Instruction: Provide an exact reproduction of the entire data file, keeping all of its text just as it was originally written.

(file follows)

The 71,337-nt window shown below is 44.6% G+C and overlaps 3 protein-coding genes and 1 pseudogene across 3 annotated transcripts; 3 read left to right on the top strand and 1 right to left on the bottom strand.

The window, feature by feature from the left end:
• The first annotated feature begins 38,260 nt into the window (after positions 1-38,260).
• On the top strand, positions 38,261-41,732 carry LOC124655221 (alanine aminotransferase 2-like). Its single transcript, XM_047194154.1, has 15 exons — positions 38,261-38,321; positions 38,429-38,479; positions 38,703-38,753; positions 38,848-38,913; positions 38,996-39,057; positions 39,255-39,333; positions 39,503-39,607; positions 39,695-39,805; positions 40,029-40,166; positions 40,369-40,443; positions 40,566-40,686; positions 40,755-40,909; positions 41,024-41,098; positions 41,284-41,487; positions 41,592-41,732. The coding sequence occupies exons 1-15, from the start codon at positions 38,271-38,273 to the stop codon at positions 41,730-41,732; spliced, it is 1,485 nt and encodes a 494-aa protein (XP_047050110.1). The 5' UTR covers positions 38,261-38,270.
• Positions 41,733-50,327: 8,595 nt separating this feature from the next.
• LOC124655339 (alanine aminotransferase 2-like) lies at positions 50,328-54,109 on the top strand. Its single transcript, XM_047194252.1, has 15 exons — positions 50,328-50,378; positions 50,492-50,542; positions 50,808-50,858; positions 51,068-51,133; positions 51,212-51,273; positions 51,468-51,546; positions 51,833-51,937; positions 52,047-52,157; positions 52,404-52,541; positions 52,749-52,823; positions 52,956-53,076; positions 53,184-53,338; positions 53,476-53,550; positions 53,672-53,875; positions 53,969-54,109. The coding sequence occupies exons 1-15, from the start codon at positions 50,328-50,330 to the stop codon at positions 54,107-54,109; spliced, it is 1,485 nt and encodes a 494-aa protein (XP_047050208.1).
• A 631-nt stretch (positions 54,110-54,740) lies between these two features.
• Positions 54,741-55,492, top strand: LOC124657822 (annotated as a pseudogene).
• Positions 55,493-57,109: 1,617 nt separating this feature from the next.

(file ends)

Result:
The 71,337-nt window shown below is 44.6% G+C and overlaps 3 protein-coding genes and 1 pseudogene across 3 annotated transcripts; 3 read left to right on the top strand and 1 right to left on the bottom strand.

The window, feature by feature from the left end:
• The first annotated feature begins 38,260 nt into the window (after positions 1-38,260).
• On the top strand, positions 38,261-41,732 carry LOC124655221 (alanine aminotransferase 2-like). Its single transcript, XM_047194154.1, has 15 exons — positions 38,261-38,321; positions 38,429-38,479; positions 38,703-38,753; positions 38,848-38,913; positions 38,996-39,057; positions 39,255-39,333; positions 39,503-39,607; positions 39,695-39,805; positions 40,029-40,166; positions 40,369-40,443; positions 40,566-40,686; positions 40,755-40,909; positions 41,024-41,098; positions 41,284-41,487; positions 41,592-41,732. The coding sequence occupies exons 1-15, from the start codon at positions 38,271-38,273 to the stop codon at positions 41,730-41,732; spliced, it is 1,485 nt and encodes a 494-aa protein (XP_047050110.1). The 5' UTR covers positions 38,261-38,270.
• Positions 41,733-50,327: 8,595 nt separating this feature from the next.
• LOC124655339 (alanine aminotransferase 2-like) lies at positions 50,328-54,109 on the top strand. Its single transcript, XM_047194252.1, has 15 exons — positions 50,328-50,378; positions 50,492-50,542; positions 50,808-50,858; positions 51,068-51,133; positions 51,212-51,273; positions 51,468-51,546; positions 51,833-51,937; positions 52,047-52,157; positions 52,404-52,541; positions 52,749-52,823; positions 52,956-53,076; positions 53,184-53,338; positions 53,476-53,550; positions 53,672-53,875; positions 53,969-54,109. The coding sequence occupies exons 1-15, from the start codon at positions 50,328-50,330 to the stop codon at positions 54,107-54,109; spliced, it is 1,485 nt and encodes a 494-aa protein (XP_047050208.1).
• A 631-nt stretch (positions 54,110-54,740) lies between these two features.
• Positions 54,741-55,492, top strand: LOC124657822 (annotated as a pseudogene).
• Positions 55,493-57,109: 1,617 nt separating this feature from the next.